Wednesday, February 23, 2011

When You're On Patrol ... Uniform and Equipment Common to All


Welcome Preppers and Survivalists,

Today is the second installment of the article "When You're On Patrol ..." from the quarterly publication "Special Warfare: Training the Special Operations NCO." The article appeared in the winter 1990 issue of the publication.

This installment is concerned with "Uniform and Equipment Common to All."


Editor’s note: The following article is taken from B-720 Tips, published in 1988 by the 7th SF Group. B-720 Tips was, itself, based on B-52 Tips, published by the 5th SF Group in 1970, but updated to include changes in weapons, equipment and doctrine.

Uniform and Equipment Common to All

• Wear lightweight BDUs on operations: even when soaking wet at night, BDUs are remarkably “invisible” to night-vision goggles. OG-107 jungle fatigues, however, appear completely black when wet, and a man’s silhouette can be clearly and easily seen by an enemy using night-vision goggles.

• Don’t use luminous tape; it’s easily spotted at long distances with NVGs.

• Wear loose-fitting and un-tailored clothing on field operations. Tight-fitting clothing often tears or rips, allowing mosquitoes and leeches easy access to exposed parts of the body.

• Tuck your jacket into your pants. You can’t use the lower pockets because of your load-carrying equipment anyway, and in a contact, you can temporarily stuff expended magazines inside your shirt.

• Gloves will protect hands from thorns, poisonous plants and insect bites, provide camouflage and aid in holding a weapon when it heats up from firing. Aviator’s gloves work well.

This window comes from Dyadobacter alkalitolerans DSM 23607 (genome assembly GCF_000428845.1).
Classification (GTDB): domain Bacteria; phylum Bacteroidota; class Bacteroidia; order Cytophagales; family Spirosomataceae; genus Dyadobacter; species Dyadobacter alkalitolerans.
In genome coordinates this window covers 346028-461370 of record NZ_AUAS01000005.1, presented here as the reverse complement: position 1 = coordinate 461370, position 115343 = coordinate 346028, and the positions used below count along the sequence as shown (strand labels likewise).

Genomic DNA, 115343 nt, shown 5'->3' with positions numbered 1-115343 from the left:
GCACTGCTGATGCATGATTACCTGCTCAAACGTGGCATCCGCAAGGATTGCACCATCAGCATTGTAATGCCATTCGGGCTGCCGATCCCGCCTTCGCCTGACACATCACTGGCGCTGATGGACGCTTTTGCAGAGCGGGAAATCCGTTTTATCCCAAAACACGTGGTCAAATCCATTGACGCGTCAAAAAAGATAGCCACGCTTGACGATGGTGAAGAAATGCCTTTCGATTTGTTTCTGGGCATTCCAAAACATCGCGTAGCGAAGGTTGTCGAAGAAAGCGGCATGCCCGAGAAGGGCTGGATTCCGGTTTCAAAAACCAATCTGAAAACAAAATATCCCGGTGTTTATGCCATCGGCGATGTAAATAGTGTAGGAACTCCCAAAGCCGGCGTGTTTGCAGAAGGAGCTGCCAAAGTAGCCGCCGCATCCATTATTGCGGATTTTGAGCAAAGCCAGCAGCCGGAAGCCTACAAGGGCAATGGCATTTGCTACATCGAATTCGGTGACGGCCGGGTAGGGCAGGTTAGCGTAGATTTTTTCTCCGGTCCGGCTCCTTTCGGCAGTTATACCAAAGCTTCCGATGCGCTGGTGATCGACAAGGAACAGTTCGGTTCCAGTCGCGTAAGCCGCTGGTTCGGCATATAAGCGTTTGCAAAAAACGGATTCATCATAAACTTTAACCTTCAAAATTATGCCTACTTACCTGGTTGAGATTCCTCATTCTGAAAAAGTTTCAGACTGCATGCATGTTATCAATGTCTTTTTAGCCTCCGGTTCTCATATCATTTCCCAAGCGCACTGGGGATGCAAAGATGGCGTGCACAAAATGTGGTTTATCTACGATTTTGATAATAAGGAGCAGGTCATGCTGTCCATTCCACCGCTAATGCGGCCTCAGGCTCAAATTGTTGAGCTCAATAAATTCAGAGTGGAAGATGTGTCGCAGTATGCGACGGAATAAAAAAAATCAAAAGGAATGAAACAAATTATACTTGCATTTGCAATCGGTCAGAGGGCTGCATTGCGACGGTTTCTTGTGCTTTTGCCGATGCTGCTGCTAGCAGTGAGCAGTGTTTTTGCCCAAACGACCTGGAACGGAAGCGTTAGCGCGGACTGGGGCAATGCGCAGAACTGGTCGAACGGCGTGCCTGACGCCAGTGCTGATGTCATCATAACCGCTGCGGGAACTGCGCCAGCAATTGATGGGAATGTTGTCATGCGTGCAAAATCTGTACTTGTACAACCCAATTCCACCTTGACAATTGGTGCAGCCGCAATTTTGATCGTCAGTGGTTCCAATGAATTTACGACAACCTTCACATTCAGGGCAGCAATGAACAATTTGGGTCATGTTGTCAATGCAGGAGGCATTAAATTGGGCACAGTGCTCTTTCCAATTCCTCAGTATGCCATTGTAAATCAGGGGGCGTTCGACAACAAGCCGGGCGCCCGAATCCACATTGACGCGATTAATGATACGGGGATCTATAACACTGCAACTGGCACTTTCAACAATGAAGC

• Sew in a section of VS-17 panel to cover the inside top of your field hat for use as an emergency daylight position marking signal to friendly aircraft. In the center of that, sew a 2”-by-2” piece of USAF “burn tape” for use as a nighttime position marking signal to AC-130 gunships (2” by 2” is the size recommended by the AC-130 low-light/night-television operators). (Note: 1)

• Sew the same signal pattern inside your fatigue shirt, since hats are easily lost in firefights or pursuit situations. (Note: 1)

• Do not hang clothing on green bamboo if you plan on wearing it afterward; the fuzz on the bamboo is just like itching powder. Of course, clothing should not be removed or hung-out on patrol. (Note: 2)

Notes:
1) The typical prepper/survivalist isn't going to have close-air support during a disaster, however; there is the possibility that you or your family will have to signal a search and rescue aircraft during and after a disaster.

2) Here in these United States, we don't have a lot of bamboo to hang your clothes on, however; the recommendation to keep your clothes on is a prudent idea during a disaster.